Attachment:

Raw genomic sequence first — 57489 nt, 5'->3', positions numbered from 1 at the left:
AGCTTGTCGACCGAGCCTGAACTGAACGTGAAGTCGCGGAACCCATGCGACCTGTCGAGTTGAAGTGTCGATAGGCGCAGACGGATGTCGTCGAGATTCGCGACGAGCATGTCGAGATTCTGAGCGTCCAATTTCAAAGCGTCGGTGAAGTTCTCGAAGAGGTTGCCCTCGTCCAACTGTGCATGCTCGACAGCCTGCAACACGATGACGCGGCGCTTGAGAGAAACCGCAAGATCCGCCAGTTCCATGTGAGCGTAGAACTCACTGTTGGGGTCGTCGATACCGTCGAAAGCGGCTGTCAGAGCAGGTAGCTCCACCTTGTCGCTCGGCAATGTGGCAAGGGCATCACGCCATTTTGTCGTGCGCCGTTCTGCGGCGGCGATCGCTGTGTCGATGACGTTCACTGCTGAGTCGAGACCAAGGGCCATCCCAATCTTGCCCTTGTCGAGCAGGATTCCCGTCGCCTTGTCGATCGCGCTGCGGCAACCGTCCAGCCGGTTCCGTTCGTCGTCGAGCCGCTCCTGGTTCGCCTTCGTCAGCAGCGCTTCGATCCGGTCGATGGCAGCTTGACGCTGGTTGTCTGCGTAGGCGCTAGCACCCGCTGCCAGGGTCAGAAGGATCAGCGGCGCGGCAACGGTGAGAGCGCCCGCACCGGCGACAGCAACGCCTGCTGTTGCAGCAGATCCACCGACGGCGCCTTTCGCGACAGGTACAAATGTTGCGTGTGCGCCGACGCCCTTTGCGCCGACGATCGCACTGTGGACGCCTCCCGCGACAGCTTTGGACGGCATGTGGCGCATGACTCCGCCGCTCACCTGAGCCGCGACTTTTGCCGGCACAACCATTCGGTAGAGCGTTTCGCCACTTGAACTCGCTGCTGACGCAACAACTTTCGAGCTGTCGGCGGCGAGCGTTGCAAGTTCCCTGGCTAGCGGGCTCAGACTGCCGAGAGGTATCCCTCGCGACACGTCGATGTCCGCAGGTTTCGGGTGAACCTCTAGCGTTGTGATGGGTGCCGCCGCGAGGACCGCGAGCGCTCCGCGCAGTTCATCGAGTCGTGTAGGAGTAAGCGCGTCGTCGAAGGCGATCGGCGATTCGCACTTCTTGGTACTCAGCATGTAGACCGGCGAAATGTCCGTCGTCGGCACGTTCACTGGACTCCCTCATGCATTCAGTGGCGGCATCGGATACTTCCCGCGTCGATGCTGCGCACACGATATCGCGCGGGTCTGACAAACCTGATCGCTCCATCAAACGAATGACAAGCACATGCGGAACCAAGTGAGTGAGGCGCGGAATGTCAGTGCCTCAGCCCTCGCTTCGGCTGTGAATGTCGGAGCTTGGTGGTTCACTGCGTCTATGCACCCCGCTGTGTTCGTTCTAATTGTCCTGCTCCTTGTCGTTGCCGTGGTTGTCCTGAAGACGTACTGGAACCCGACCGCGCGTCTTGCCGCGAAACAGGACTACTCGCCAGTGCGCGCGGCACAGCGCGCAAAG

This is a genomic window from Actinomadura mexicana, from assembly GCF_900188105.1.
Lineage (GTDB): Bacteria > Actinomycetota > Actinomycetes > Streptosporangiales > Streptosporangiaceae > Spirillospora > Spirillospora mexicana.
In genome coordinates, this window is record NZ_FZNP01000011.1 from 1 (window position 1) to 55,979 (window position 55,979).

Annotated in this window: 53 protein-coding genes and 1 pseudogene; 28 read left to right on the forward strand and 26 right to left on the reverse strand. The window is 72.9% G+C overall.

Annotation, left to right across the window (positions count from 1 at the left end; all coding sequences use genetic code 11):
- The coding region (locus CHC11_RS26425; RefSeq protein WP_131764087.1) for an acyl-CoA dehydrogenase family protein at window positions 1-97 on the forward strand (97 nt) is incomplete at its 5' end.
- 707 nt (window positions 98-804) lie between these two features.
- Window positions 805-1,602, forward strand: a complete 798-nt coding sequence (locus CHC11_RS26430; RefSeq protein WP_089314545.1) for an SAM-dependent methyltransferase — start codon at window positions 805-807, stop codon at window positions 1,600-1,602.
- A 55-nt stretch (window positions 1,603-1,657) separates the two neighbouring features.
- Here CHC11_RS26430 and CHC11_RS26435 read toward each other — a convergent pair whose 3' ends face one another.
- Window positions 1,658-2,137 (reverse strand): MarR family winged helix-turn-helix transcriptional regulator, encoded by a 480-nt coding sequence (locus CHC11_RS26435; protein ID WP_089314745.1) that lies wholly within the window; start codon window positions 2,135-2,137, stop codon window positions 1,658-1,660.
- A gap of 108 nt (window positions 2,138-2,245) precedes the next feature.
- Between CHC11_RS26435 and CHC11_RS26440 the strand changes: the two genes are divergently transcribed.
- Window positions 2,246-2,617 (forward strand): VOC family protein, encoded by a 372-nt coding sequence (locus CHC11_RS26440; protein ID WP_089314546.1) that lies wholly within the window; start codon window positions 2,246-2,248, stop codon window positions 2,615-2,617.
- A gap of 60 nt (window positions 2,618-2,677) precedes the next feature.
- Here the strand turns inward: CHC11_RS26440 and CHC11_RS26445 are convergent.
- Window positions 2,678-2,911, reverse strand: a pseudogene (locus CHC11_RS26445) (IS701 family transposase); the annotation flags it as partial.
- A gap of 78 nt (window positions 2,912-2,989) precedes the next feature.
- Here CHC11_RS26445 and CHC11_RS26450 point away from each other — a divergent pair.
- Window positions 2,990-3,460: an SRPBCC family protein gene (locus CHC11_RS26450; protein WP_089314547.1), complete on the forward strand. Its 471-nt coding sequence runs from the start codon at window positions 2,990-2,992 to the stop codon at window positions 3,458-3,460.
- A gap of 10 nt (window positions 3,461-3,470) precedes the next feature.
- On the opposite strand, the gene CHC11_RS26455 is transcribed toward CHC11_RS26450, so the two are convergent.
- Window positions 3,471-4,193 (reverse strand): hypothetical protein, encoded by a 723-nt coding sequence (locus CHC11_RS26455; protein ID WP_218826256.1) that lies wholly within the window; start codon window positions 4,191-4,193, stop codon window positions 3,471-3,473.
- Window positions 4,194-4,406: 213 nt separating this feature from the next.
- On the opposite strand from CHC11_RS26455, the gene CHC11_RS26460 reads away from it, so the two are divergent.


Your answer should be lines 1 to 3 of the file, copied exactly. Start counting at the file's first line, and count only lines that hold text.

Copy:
Raw genomic sequence first — 57489 nt, 5'->3', positions numbered from 1 at the left:
AGCTTGTCGACCGAGCCTGAACTGAACGTGAAGTCGCGGAACCCATGCGACCTGTCGAGTTGAAGTGTCGATAGGCGCAGACGGATGTCGTCGAGATTCGCGACGAGCATGTCGAGATTCTGAGCGTCCAATTTCAAAGCGTCGGTGAAGTTCTCGAAGAGGTTGCCCTCGTCCAACTGTGCATGCTCGACAGCCTGCAACACGATGACGCGGCGCTTGAGAGAAACCGCAAGATCCGCCAGTTCCATGTGAGCGTAGAACTCACTGTTGGGGTCGTCGATACCGTCGAAAGCGGCTGTCAGAGCAGGTAGCTCCACCTTGTCGCTCGGCAATGTGGCAAGGGCATCACGCCATTTTGTCGTGCGCCGTTCTGCGGCGGCGATCGCTGTGTCGATGACGTTCACTGCTGAGTCGAGACCAAGGGCCATCCCAATCTTGCCCTTGTCGAGCAGGATTCCCGTCGCCTTGTCGATCGCGCTGCGGCAACCGTCCAGCCGGTTCCGTTCGTCGTCGAGCCGCTCCTGGTTCGCCTTCGTCAGCAGCGCTTCGATCCGGTCGATGGCAGCTTGACGCTGGTTGTCTGCGTAGGCGCTAGCACCCGCTGCCAGGGTCAGAAGGATCAGCGGCGCGGCAACGGTGAGAGCGCCCGCACCGGCGACAGCAACGCCTGCTGTTGCAGCAGATCCACCGACGGCGCCTTTCGCGACAGGTACAAATGTTGCGTGTGCGCCGACGCCCTTTGCGCCGACGATCGCACTGTGGACGCCTCCCGCGACAGCTTTGGACGGCATGTGGCGCATGACTCCGCCGCTCACCTGAGCCGCGACTTTTGCCGGCACAACCATTCGGTAGAGCGTTTCGCCACTTGAACTCGCTGCTGACGCAACAACTTTCGAGCTGTCGGCGGCGAGCGTTGCAAGTTCCCTGGCTAGCGGGCTCAGACTGCCGAGAGGTATCCCTCGCGACACGTCGATGTCCGCAGGTTTCGGGTGAACCTCTAGCGTTGTGATGGGTGCCGCCGCGAGGACCGCGAGCGCTCCGCGCAGTTCATCGAGTCGTGTAGGAGTAAGCGCGTCGTCGAAGGCGATCGGCGATTCGCACTTCTTGGTACTCAGCATGTAGACCGGCGAAATGTCCGTCGTCGGCACGTTCACTGGACTCCCTCATGCATTCAGTGGCGGCATCGGATACTTCCCGCGTCGATGCTGCGCACACGATATCGCGCGGGTCTGACAAACCTGATCGCTCCATCAAACGAATGACAAGCACATGCGGAACCAAGTGAGTGAGGCGCGGAATGTCAGTGCCTCAGCCCTCGCTTCGGCTGTGAATGTCGGAGCTTGGTGGTTCACTGCGTCTATGCACCCCGCTGTGTTCGTTCTAATTGTCCTGCTCCTTGTCGTTGCCGTGGTTGTCCTGAAGACGTACTGGAACCCGACCGCGCGTCTTGCCGCGAAACAGGACTACTCGCCAGTGCGCGCGGCACAGCGCGCAAAG

This is a genomic window from Actinomadura mexicana, from assembly GCF_900188105.1.